All lectures are followed by tutorials where students meet their tutor in pairs to go through the lecture and associated worksheet. The course materials and worksheets can be found here.

That's Cosi on the left.

 

 

 

 

Please contact us for feedback and comments about this page. Created on 22 Nov 2020 - 21:39.
Sun, 15 Nov 2020

Vicky Neale's 'Analysis' Student Lecture now on YouTube

The second in the series of Student Lectures that we are making publicly available this Autumn is from Vicky Neale. Vicky is one of our most popular lecturers and this lecture is from her First Year Analysis course. 

The course introduces students to a rigorous definition of convergence, allowing them to develop their previous understanding of sequences and series and to prove key results about convergence, leading on to subsequent Analysis courses addressing continuity, differentiability and integrability of functions.

All lectures are followed by tutorials where students meet their tutor in pairs to go through the lecture and associated worksheet.

 

 

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Sat, 14 Nov 2020

Oxford Mathematics Online Public Lecture: Anna Seigal - Ideas for a Complex World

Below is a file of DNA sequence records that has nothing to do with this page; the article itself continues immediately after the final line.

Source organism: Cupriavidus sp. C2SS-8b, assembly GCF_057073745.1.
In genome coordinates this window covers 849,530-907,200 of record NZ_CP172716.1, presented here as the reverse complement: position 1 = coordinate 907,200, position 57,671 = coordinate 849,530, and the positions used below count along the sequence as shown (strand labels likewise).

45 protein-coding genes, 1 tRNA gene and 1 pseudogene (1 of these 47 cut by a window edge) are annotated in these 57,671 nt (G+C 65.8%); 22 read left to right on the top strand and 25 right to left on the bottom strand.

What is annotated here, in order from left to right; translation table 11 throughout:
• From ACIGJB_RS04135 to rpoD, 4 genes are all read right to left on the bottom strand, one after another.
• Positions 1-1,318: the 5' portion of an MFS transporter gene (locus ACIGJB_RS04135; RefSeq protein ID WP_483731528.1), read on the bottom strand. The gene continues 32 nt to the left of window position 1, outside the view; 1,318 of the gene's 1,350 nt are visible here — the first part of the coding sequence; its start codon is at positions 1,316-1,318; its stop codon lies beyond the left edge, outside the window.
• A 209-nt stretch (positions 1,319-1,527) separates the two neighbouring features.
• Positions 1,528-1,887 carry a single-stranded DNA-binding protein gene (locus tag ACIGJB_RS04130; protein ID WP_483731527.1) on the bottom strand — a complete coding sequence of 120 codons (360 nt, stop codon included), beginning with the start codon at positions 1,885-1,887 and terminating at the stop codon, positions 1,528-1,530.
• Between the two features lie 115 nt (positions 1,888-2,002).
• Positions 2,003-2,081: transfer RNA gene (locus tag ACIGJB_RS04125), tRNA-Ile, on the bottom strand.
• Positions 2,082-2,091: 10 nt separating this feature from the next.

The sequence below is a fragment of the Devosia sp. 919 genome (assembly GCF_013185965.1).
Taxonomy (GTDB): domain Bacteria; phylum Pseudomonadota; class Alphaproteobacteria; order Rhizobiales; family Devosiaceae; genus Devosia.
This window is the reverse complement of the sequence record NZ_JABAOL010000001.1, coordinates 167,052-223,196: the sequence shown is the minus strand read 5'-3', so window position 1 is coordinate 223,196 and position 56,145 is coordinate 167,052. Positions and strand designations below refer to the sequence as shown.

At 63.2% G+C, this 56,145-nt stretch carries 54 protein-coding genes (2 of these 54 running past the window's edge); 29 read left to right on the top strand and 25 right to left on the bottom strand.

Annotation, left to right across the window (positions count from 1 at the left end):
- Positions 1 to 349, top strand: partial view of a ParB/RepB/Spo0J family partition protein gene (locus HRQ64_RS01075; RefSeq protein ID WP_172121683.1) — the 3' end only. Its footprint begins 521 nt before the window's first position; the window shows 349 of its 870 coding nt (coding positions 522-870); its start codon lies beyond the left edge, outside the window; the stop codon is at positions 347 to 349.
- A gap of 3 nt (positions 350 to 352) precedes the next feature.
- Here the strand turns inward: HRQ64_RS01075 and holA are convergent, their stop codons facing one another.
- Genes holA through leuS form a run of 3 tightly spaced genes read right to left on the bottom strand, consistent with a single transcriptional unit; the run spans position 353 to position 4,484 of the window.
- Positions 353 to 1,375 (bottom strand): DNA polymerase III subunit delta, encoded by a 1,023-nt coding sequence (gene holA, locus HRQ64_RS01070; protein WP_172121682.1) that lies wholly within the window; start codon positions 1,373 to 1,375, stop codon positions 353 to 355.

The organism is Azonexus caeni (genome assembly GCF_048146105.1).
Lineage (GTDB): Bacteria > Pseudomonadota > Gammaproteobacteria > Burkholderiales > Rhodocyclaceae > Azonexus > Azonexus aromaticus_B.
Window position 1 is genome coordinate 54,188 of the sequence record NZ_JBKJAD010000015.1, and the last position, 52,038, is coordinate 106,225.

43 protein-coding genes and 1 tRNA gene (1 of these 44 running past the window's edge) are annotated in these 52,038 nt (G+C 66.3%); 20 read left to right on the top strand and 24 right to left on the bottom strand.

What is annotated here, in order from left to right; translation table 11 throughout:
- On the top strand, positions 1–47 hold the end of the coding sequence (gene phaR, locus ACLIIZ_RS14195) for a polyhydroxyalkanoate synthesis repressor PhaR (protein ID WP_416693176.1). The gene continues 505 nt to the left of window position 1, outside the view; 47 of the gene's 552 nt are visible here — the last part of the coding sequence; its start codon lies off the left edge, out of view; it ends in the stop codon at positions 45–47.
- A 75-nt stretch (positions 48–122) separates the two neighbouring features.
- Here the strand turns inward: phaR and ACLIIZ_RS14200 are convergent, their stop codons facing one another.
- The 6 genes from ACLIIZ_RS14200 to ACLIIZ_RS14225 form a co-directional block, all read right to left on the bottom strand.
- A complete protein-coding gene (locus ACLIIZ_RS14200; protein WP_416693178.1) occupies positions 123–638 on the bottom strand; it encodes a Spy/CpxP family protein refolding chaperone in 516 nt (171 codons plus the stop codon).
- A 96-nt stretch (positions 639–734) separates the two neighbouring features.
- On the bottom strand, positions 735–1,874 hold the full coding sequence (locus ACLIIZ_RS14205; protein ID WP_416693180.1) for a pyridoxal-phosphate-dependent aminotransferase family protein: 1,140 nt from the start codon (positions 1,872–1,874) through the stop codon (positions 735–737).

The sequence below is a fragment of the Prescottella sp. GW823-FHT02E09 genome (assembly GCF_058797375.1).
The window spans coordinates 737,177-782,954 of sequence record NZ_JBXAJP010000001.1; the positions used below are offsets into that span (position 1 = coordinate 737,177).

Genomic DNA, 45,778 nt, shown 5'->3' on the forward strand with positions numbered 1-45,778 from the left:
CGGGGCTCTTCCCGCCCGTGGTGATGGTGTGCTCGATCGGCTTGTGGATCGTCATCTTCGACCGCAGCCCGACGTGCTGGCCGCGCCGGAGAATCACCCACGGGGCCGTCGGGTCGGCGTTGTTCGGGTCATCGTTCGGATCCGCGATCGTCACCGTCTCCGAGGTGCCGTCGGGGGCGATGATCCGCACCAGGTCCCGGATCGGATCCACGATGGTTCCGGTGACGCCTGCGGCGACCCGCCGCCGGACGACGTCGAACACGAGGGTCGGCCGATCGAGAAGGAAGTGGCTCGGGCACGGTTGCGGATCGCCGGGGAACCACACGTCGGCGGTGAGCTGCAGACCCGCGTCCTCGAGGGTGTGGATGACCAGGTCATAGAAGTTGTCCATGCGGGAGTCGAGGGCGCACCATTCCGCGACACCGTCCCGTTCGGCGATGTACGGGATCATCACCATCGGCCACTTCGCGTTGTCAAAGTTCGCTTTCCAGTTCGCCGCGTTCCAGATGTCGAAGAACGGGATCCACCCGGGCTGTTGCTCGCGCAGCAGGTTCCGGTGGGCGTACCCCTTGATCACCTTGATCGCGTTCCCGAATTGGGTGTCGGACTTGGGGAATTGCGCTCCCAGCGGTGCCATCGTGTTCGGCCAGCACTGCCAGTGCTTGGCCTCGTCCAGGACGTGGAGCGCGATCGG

Oxford Mathematics Online Public Lecture: Anna Seigal - Ideas for a Complex World

Thursday 19 November, 5-6pm. No need to register, watching details below (and the talk will stay up afterwards).

Humans have been processing information in the world for a long time, finding patterns and learning from our surroundings to solve problems. Today, scientists make sense of complex problems by gathering vast amounts of data, and analysing them with quantitative methods. These methods are important tools to understand the issues facing us: the spread of disease, climate change, or even political movements. But this quantitative toolbox can seem far removed from our individual approaches for processing information in our day-to-day lives. This disconnect and inaccessibility leads to the scientific tools becoming entangled in politics and questions of trust.